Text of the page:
By Elizabeth Dunn
Co-author of Happy Money
Now that the average American wedding costs almost $30,000, some of my friends swear that when they get engaged, they’ll just tie the knot at a courthouse and spend the money on a down payment for a house. As someone who’s usually careful with money, I think this sounds sensible. But as a happiness researcher, I’m not so sure.
Surprisingly, research suggests that owning a home has almost no impact on happiness. Instead, it turns out that people typically get more happiness from buying experiences than from buying material things. And a wedding can be one of life’s great experiences. Of course, it’s easy to get sucked in to spending lots of money on wedding expenses that won’t make any difference for your happiness. Drawing on two decades of scientific research, here are a few tips for squeezing the most happiness out of every dollar you spend on your wedding.
Harness the pleasure of planning. Many couples say that the day of their wedding is a bit of a blur, but a lot of the pleasure of getting hitched comes before you even walk down the aisle. After getting engaged and deciding to have a destination wedding, my fiancé Michael and I flew to Mexico to check out venues. We were able to get discount rates for stays at the resorts we were considering, which allowed us to take an extra vacation during our engagement rather than simply saving our pennies for the big day. Even with the discounts, this “research trip” took a significant chunk of our total wedding budget, but it helped us to envision what our wedding would be like. The pleasure of anticipation shouldn’t be underestimated. Although you’ll probably enjoy looking back on your wedding for decades to come, research suggests that people often get the biggest buzz from positive events before they happen!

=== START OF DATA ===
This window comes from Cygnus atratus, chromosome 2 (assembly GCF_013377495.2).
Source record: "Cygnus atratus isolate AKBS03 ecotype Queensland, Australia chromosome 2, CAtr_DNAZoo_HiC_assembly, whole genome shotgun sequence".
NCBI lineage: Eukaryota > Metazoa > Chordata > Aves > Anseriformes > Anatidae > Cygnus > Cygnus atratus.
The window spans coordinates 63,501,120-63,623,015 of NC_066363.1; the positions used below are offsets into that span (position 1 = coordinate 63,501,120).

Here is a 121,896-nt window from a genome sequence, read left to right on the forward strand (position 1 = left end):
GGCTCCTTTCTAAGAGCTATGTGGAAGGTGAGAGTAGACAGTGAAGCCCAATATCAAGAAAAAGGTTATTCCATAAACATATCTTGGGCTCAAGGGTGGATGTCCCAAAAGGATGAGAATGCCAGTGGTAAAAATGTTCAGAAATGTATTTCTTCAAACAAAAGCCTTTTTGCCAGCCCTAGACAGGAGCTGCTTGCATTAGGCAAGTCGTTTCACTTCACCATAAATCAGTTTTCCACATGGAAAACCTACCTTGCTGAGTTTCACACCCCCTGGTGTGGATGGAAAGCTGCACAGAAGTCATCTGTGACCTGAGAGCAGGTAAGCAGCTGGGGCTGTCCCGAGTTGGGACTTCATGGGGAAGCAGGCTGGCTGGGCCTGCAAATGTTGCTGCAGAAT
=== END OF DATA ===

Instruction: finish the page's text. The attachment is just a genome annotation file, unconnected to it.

Invest in social relationships. When it comes to happiness, nothing matters more than our social relationships. It’s worth spending money on wedding costs that will enhance these relationships. For example, if your best friend from college or favorite aunt can’t afford to attend your wedding, consider covering their travel costs so the people you care about can be there to share your special day. And think about what you can do to help your guests get to know each other. When our friends and family arrived in Mexico for our destination wedding, they received a glossy booklet with color pictures of each guest and a fun fact about each person—but we didn’t say which fact went with which person (e.g. “She accidentally skied off a roof.” “He was pursued by a grizzly bear in the Canadian wilderness”). Guests spent the week of our wedding doing a “social scavenger hunt,” trying to figure out which fact went with which person—and getting to know each other better in the process. Many wedding expenses, from linen tablecloths to perfect flower arrangements, won’t do anything to bring you and your guests closer. Cut costs on these items and you’ll be able to afford that plane ticket for Aunt Suzy.
Pay for your wedding up front. Thirty percent of couples rely on credit cards to cover some or all of their wedding costs. But paying with credit cards increases the risk of overspending and ending up in debt—and research shows that debt is toxic for marriage (couples with more debt disagree more about common areas of conflict from chores to sex). As well as getting your marriage off on the right foot, paying cash on the spot can make your wedding day more pleasurable. A recent study showed that people enjoy something as simple as a gift basket more when they’ve paid for it in advance.
Of course, even with the most careful planning, some things are bound to unfold differently than you imagine. We chose the perfect spot on a beautiful beach for our wedding—only to have an older man in a tiny red Speedo hover near us throughout the wedding ceremony. At the time, I wasn’t impressed. But now my husband and I still laugh with our friends about Red Speedo Guy. And that turns out to be an important reason why experiences provide more happiness than material things—they just get better with time.
Photo credit: L & A Photovideo
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